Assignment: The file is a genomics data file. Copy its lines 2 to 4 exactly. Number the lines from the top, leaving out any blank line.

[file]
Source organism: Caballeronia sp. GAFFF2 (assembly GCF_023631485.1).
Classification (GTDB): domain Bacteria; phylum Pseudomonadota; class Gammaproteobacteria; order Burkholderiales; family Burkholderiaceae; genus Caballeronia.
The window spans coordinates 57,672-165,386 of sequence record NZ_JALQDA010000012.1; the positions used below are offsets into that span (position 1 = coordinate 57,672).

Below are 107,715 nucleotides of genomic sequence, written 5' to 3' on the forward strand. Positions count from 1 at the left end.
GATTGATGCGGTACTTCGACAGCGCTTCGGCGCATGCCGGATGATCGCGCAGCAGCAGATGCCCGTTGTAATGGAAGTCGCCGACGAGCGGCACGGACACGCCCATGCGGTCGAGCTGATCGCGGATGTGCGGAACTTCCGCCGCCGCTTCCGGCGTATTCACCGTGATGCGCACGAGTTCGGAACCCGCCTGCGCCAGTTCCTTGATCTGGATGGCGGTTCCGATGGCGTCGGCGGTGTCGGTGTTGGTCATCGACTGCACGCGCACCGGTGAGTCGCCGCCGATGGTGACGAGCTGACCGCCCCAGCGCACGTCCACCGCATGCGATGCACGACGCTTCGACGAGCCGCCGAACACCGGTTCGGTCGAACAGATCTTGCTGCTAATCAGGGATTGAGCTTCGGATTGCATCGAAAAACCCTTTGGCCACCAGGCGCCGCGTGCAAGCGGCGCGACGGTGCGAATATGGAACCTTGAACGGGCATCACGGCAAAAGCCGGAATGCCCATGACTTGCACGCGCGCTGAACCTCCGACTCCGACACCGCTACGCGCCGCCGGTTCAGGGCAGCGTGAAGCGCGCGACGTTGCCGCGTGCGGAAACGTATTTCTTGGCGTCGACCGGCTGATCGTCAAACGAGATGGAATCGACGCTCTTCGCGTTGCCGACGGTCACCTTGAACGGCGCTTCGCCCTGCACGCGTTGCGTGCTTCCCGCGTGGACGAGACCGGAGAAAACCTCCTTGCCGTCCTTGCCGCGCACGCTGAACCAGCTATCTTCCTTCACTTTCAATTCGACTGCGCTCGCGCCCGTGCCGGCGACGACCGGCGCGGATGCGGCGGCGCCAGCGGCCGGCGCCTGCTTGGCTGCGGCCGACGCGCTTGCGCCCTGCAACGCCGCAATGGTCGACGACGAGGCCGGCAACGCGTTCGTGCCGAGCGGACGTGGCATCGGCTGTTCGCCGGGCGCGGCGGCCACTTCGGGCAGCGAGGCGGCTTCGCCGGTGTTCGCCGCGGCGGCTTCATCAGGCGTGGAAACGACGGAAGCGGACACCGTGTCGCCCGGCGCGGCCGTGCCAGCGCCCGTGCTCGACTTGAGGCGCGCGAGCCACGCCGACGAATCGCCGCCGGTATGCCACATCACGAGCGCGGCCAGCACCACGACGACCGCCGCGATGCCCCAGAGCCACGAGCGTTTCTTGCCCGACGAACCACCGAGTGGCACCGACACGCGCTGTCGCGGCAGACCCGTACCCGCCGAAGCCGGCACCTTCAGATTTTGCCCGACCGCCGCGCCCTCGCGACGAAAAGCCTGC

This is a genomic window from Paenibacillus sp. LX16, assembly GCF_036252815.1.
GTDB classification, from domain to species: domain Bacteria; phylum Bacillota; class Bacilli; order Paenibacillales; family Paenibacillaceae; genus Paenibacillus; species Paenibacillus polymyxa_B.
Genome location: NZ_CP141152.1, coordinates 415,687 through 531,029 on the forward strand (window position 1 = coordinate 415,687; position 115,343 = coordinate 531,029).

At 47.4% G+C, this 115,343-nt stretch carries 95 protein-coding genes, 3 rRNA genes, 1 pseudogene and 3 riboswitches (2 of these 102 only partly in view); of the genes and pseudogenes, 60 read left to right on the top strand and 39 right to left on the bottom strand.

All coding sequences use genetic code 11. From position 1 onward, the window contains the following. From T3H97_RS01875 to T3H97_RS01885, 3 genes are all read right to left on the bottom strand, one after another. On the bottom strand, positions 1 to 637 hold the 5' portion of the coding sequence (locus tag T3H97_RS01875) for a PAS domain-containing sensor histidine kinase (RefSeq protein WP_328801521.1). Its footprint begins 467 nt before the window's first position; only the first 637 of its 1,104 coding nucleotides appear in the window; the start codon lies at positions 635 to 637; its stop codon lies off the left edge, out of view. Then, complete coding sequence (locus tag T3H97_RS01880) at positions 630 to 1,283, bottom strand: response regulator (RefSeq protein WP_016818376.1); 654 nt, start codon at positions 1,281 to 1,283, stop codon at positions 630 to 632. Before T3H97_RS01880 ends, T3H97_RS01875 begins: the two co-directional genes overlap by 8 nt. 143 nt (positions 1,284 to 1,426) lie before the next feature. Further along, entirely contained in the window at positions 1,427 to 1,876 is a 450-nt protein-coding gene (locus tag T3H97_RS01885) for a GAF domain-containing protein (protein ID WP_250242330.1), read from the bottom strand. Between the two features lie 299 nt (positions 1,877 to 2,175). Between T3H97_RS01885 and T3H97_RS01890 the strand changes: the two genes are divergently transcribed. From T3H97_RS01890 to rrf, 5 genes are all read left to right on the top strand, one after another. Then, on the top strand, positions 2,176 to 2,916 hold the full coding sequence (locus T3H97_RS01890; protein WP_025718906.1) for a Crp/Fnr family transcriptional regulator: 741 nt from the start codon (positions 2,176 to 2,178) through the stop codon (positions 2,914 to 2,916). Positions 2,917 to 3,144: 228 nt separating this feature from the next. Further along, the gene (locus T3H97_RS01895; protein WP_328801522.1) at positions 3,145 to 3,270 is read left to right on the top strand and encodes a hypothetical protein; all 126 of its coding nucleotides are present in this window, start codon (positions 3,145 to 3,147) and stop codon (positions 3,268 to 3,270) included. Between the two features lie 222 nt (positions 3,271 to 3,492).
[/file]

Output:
Classification (GTDB): domain Bacteria; phylum Pseudomonadota; class Gammaproteobacteria; order Burkholderiales; family Burkholderiaceae; genus Caballeronia.
The window spans coordinates 57,672-165,386 of sequence record NZ_JALQDA010000012.1; the positions used below are offsets into that span (position 1 = coordinate 57,672).

Below are 107,715 nucleotides of genomic sequence, written 5' to 3' on the forward strand. Positions count from 1 at the left end.